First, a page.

It would be a mistake to talk about fighting and self-defense without addressing the basic skill set of boxers. Tony Jeffries is a world-class professional boxer, an Olympic medalist representing the UK, and now is one of the most popular boxing instructors in the world.
Our friend Clint Emerson, New York Times best-selling author of 100 Deadly Skills and Escape the Wolf, met with Tony to learn some of the basics of boxing, how to train form, power and speed, and how to apply boxing to everyday threats.
Tony started boxing at an early age after he leveled a fellow 10 year old bully at school. After that his dad insisted that Tony was going to learn how to box, and almost immediately he started winning titles and rising through the rankings. Now he trains fledgling boxers the tools of the trade.
Tony describes the four basic punches in boxing–the jab, cross, hook and uppercut–and how the right combination of those can effectively lay out an opponent in the ring. Learning and practicing these strikes can also build strength, endurance and bodily-kinesthetic knowledge of how to move with an opponent.
Jab. A strong jab can throw an opponent off, distract him and even devastate him if you catch him off guard. Remember to stand in a ready stance, jab straight, while throwing in the hips, and don’t forget to breathe.
Cross. If you land a jab followed by a cross punch, your opponent is going to have a hard time recovering his wits. As you’re throwing this punch, don’t forget to exhale, turn your hips and fully extend your arm.
Hook. This punch is exactly what it sounds like, a fist at the end of a hooked arm that maintains a lot of strength from that 90 degree angle of the elbow and of course hip rotation and breath. This is not a sloppy haymaker but rather a tightly formed attack. A hook to the head or body can inflict a lot of pain and knock-out force.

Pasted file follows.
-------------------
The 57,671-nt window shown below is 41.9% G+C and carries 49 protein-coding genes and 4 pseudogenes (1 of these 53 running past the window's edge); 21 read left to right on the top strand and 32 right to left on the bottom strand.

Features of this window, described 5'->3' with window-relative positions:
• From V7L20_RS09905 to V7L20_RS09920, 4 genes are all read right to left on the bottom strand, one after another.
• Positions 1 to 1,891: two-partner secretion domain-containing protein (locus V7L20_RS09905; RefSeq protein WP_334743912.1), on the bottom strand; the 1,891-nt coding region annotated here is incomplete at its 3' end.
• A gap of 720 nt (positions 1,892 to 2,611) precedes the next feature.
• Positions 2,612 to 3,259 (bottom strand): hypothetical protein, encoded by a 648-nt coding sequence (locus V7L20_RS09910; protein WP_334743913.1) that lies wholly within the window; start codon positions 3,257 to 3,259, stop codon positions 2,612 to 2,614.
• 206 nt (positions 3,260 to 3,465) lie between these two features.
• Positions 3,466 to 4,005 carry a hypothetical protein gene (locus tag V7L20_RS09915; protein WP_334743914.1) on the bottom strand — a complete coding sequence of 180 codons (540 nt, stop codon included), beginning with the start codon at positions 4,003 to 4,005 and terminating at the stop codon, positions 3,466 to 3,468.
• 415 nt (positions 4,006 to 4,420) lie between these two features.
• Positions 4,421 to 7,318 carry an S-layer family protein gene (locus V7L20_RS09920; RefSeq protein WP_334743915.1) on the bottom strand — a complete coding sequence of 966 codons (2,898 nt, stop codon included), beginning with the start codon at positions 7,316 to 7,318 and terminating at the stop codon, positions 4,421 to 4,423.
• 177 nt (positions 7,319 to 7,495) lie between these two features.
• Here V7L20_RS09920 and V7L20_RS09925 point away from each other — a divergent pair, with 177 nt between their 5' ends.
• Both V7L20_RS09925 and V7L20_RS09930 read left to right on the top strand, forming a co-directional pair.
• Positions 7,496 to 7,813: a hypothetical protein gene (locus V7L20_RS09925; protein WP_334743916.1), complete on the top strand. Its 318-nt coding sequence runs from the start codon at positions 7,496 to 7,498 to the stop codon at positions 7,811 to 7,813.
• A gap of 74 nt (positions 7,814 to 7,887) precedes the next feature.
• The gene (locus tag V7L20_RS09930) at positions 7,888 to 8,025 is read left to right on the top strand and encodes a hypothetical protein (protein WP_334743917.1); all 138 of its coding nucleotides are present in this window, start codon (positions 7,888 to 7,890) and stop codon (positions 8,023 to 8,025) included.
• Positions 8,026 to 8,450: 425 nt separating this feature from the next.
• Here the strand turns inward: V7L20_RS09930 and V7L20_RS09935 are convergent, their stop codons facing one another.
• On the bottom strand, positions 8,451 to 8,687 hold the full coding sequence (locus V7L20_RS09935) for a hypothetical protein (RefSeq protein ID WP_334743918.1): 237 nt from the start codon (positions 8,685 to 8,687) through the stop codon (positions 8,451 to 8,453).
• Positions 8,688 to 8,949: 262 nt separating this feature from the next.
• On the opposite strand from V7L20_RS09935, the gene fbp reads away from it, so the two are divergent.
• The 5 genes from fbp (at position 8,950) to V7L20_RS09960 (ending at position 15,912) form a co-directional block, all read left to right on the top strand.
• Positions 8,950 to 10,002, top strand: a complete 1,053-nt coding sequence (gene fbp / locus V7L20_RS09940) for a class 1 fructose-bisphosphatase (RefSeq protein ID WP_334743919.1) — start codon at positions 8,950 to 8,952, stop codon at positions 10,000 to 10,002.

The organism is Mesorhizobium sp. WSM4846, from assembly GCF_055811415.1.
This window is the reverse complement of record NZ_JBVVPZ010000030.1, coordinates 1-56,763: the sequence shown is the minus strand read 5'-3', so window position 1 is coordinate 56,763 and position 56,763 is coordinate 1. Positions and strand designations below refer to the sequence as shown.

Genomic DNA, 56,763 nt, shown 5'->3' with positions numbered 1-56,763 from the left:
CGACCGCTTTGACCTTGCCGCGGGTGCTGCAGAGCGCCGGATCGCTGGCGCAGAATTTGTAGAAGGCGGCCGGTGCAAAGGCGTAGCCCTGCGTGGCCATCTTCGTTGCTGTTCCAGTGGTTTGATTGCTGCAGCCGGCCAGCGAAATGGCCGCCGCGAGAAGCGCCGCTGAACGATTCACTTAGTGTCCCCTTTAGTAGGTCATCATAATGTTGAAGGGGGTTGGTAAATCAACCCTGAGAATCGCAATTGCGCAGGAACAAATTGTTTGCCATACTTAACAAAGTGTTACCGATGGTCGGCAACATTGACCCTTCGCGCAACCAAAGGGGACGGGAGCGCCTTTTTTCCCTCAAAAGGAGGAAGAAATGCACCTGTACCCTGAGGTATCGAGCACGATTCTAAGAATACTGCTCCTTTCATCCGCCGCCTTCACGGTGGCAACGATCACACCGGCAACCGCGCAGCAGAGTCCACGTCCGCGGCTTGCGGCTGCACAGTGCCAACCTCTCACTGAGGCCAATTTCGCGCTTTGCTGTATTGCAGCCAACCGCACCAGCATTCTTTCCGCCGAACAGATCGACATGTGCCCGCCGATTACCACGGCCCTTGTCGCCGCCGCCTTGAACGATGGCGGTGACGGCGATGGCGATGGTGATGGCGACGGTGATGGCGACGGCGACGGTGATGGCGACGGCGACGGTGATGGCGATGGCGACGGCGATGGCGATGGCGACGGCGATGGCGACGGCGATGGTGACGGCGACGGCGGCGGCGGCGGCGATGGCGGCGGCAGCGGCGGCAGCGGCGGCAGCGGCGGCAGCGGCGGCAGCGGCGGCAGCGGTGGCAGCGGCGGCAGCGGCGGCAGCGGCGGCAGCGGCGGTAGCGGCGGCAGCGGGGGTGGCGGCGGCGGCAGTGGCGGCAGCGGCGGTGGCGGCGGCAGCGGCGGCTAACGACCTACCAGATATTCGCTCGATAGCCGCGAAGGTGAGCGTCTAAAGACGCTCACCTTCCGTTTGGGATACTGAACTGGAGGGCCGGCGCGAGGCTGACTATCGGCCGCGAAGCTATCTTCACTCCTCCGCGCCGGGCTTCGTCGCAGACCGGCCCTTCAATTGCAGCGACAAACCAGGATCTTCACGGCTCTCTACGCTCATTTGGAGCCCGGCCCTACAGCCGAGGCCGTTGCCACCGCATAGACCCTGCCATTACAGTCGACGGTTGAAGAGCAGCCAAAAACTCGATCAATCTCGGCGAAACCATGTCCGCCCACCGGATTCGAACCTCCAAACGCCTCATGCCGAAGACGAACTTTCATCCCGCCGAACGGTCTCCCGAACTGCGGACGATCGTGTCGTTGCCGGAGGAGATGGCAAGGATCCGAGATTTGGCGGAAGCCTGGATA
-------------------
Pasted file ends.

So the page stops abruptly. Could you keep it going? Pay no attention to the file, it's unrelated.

Uppercut. The uppercut is a strike to the head from underneath that attacks the jaw, throws back the head and can put an adversary out for the count.
Breathe. Tony emphasized the importance of breathing with each punch in order to stay relaxed. Relaxed muscles move freer, more quickly and more efficiently than tense muscles, thus creating more powerful punches and conserving your energy during a confrontation. So learn to breathe as you strike.
Speed. Developing speed as a boxer begins with developing good form. Learn good form, practice it repeatedly, and gradually increase your speed from that solidly-constructed platform.
Training for Boxers
In the video, found on the Warrior Poet Society Network, Tony also talks about how to increase strength, speed, agility and power.
Heavy bags. Gloving up and punching a heavy bag builds the musculoskeletal system and helps your brain and body pick up on proper form through feel.
Medicine balls. Throwing a medicine ball against a concrete wall, kind of like you’re throwing a punch in a giant, heavy glove, can also teach you form while building massive strength.
Balls of your feet. Boxers stay on the balls of their feet so they can move in and out quickly.
Shadow boxing. Literally boxing at your own shadow or reflection in a mirror can teach you form and precision, keeping you from throwing wild, off-target punches.
As with any of these skills or any others featured by the Warrior Poet Society, they’re only effective if they’re trained appropriately and often. Watching the videos featured here will help lay a foundation for developing your own defensive skill set.
To watch Clint Emerson’s full interview with Tony Jeffries and other defense experts, subscribe to the Warrior Poet Network.
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